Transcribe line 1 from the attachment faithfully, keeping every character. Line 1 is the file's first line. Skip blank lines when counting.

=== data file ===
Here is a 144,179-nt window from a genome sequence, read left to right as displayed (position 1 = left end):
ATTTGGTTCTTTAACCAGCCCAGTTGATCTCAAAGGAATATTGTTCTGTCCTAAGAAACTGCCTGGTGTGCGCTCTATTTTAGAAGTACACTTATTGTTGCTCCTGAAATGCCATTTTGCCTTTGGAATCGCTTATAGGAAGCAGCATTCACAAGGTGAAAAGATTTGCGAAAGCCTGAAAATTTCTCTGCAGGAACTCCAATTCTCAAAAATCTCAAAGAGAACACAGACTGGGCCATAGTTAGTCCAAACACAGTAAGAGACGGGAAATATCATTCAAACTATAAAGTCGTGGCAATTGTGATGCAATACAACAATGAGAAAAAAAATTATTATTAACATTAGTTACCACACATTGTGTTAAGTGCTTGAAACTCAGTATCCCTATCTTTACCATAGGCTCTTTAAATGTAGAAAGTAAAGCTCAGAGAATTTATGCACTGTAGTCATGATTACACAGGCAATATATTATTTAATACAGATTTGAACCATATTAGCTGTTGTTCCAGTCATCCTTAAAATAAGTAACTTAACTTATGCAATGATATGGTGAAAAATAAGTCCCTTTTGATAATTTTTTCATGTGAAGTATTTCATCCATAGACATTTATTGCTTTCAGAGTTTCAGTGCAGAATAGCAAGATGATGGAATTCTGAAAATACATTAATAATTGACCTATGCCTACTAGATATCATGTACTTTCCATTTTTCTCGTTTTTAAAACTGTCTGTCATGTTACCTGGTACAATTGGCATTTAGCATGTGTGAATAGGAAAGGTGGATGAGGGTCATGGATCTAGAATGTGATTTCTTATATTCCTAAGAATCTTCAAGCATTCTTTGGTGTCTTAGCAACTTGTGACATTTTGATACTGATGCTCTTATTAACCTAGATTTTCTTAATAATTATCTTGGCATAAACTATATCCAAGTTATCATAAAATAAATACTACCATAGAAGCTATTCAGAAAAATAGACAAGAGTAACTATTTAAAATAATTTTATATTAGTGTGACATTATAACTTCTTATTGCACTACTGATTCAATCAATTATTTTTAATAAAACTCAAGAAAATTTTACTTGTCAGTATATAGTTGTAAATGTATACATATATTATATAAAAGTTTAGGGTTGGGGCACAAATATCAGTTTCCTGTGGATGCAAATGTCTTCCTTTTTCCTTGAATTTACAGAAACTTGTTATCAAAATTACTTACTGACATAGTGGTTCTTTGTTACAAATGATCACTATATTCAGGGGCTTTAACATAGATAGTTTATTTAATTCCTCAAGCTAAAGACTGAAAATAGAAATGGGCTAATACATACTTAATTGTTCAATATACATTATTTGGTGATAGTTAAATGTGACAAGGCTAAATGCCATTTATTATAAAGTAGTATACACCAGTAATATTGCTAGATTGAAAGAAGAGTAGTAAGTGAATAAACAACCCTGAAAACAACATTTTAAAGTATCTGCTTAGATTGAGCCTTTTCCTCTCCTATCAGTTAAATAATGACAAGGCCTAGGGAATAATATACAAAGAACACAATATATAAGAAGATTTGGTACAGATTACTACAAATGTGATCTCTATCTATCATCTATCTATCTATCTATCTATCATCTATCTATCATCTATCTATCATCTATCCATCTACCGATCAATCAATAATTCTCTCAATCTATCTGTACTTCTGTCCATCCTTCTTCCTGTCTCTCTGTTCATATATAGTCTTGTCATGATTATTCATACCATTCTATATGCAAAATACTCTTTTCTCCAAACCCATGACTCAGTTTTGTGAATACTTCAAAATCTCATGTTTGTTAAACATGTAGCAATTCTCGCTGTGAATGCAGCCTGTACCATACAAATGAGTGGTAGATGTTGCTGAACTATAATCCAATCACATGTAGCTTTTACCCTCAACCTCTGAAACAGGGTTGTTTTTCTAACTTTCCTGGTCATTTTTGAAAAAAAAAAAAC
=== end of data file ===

Here is a 144,179-nt window from a genome sequence, read left to right as displayed (position 1 = left end):